Tailored interphase for improved strength and energy absorption of composite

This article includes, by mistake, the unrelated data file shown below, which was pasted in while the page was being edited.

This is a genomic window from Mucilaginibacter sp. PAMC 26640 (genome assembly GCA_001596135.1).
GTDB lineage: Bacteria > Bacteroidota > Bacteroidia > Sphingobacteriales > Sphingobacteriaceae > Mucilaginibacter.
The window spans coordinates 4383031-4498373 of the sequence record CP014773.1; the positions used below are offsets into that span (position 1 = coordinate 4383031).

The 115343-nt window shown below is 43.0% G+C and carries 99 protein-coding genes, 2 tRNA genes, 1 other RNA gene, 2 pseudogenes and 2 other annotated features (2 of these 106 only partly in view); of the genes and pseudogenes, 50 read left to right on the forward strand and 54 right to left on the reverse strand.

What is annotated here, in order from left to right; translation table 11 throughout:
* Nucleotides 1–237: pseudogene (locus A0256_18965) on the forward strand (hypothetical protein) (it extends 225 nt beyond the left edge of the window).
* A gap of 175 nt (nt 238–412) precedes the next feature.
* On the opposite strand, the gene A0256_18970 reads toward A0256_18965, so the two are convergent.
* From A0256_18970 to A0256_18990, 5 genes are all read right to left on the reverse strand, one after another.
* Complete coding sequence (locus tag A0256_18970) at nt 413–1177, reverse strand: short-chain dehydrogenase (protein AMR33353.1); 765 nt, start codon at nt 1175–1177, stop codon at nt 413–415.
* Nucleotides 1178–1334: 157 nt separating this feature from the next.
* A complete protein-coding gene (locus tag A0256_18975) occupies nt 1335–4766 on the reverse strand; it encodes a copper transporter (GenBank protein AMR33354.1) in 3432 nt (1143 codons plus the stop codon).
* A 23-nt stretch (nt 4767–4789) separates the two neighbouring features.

There is a great demand for fiber-reinforced polymeric composites in aircraft, automobiles, marine, infrastructure and other consumer applications. In the case of a composite bridge deck, high strength and long term durability is needed. Most of the research to date has focused on tailoring the interphase adhesion and durability by controlling the state and concentration of fiber surface functional groups through sizing to increase the degree of chemical bonding and to create attractive interactions, such as covalent bonds, hydrogen bonds, and intermolecular interactions between fiber and resin. The Interfacial Shear Strength (IFSS) has been increased by as much as 40% through modified chemical bonding. However, it is well known that optimizing the strength of the brittle fiber reinforced polymeric composite material often leads to a reduction in the fracture toughness and vice versa. There is always a tradeoff between achieving high interfacial shear strength and improving energy absorption by chemically modifying the fiber surface. Tailoring of the composite properties to satisfy strength, durability or energy absorption is important and can be done at various length scales starting at the fiber-matrix interphase. This research conducts a systematic study of tailoring fiber-matrix interphase structure through creating textures on the glass fiber surface, inducing the mechanical interlocking between fiber and matrix, investigating the effect of induced mechanical interlocking on composite properties, establishing a foundation for the microstructural design of a high impact-resistant composite and optimizing the composite’s structural and impact performance. Both micromechanical and macromechanical tests demonstrate the significant influence of tailoring the interphase structure on improving the impact performance of the composites.